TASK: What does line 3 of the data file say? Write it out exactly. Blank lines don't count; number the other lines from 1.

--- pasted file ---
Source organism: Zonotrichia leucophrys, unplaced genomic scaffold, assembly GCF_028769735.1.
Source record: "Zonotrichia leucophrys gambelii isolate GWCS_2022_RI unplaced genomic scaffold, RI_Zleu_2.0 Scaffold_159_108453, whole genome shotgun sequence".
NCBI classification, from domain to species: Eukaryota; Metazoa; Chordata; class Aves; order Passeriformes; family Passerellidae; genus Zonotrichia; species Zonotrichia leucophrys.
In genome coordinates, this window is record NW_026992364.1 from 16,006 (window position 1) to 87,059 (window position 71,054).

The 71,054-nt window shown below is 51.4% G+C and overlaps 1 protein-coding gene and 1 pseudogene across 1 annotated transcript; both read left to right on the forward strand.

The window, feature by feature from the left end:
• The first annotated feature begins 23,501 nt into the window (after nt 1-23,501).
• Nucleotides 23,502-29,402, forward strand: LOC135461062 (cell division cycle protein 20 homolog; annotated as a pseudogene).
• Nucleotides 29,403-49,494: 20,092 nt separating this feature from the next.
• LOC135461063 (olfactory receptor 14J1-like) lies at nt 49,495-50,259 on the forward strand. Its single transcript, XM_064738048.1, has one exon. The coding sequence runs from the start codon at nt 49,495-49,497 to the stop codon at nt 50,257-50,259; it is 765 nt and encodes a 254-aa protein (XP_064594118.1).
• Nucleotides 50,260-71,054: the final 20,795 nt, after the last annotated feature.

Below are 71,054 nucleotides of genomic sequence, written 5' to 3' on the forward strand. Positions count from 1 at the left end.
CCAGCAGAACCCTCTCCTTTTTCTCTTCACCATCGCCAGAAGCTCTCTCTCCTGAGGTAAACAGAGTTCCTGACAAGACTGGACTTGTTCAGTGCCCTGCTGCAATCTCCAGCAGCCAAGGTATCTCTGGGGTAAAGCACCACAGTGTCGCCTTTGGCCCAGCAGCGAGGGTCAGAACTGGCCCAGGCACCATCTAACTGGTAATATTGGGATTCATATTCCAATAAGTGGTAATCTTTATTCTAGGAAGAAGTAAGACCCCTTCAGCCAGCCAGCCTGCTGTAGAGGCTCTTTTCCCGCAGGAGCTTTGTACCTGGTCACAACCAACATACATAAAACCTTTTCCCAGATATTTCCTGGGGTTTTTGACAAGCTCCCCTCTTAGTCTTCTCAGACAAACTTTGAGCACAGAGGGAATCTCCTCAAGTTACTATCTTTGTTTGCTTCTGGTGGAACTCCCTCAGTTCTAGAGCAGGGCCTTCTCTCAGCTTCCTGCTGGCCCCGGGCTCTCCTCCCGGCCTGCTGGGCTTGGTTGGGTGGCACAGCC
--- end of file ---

NCBI classification, from domain to species: Eukaryota; Metazoa; Chordata; class Aves; order Passeriformes; family Passerellidae; genus Zonotrichia; species Zonotrichia leucophrys.